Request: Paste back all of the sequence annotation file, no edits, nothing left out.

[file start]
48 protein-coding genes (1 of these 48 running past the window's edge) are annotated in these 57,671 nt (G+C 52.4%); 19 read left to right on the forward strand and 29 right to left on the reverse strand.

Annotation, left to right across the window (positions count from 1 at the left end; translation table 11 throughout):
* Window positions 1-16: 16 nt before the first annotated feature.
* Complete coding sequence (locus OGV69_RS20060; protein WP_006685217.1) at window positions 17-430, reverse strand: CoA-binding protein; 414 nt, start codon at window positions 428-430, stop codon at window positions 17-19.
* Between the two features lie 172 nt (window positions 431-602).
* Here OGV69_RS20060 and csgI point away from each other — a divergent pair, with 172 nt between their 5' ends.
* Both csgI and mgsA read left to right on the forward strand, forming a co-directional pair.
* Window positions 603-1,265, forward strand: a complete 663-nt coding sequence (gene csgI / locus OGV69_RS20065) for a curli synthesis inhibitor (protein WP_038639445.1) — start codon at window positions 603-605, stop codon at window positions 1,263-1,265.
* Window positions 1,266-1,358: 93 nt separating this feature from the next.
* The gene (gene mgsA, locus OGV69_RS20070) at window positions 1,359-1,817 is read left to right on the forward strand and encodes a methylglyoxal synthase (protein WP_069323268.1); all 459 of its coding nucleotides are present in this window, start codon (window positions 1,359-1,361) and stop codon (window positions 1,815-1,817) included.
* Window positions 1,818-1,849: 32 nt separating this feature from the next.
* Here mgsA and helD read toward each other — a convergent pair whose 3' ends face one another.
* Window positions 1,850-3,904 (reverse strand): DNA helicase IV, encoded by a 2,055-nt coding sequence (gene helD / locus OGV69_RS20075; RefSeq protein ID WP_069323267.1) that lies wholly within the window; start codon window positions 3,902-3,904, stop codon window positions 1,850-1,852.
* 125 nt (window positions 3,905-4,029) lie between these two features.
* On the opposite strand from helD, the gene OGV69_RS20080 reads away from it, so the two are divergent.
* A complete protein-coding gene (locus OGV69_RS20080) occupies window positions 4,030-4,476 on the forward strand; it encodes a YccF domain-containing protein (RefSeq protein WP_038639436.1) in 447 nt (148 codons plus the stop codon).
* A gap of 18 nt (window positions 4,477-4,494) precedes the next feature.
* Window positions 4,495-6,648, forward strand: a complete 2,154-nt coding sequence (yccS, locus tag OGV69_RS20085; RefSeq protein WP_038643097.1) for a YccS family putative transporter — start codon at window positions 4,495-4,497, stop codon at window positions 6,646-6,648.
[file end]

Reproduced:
48 protein-coding genes (1 of these 48 running past the window's edge) are annotated in these 57,671 nt (G+C 52.4%); 19 read left to right on the forward strand and 29 right to left on the reverse strand.

Annotation, left to right across the window (positions count from 1 at the left end; translation table 11 throughout):
* Window positions 1-16: 16 nt before the first annotated feature.
* Complete coding sequence (locus OGV69_RS20060; protein WP_006685217.1) at window positions 17-430, reverse strand: CoA-binding protein; 414 nt, start codon at window positions 428-430, stop codon at window positions 17-19.
* Between the two features lie 172 nt (window positions 431-602).
* Here OGV69_RS20060 and csgI point away from each other — a divergent pair, with 172 nt between their 5' ends.
* Both csgI and mgsA read left to right on the forward strand, forming a co-directional pair.
* Window positions 603-1,265, forward strand: a complete 663-nt coding sequence (gene csgI / locus OGV69_RS20065) for a curli synthesis inhibitor (protein WP_038639445.1) — start codon at window positions 603-605, stop codon at window positions 1,263-1,265.
* Window positions 1,266-1,358: 93 nt separating this feature from the next.
* The gene (gene mgsA, locus OGV69_RS20070) at window positions 1,359-1,817 is read left to right on the forward strand and encodes a methylglyoxal synthase (protein WP_069323268.1); all 459 of its coding nucleotides are present in this window, start codon (window positions 1,359-1,361) and stop codon (window positions 1,815-1,817) included.
* Window positions 1,818-1,849: 32 nt separating this feature from the next.
* Here mgsA and helD read toward each other — a convergent pair whose 3' ends face one another.
* Window positions 1,850-3,904 (reverse strand): DNA helicase IV, encoded by a 2,055-nt coding sequence (gene helD / locus OGV69_RS20075; RefSeq protein ID WP_069323267.1) that lies wholly within the window; start codon window positions 3,902-3,904, stop codon window positions 1,850-1,852.
* 125 nt (window positions 3,905-4,029) lie between these two features.
* On the opposite strand from helD, the gene OGV69_RS20080 reads away from it, so the two are divergent.
* A complete protein-coding gene (locus OGV69_RS20080) occupies window positions 4,030-4,476 on the forward strand; it encodes a YccF domain-containing protein (RefSeq protein WP_038639436.1) in 447 nt (148 codons plus the stop codon).
* A gap of 18 nt (window positions 4,477-4,494) precedes the next feature.
* Window positions 4,495-6,648, forward strand: a complete 2,154-nt coding sequence (yccS, locus tag OGV69_RS20085; RefSeq protein WP_038643097.1) for a YccS family putative transporter — start codon at window positions 4,495-4,497, stop codon at window positions 6,646-6,648.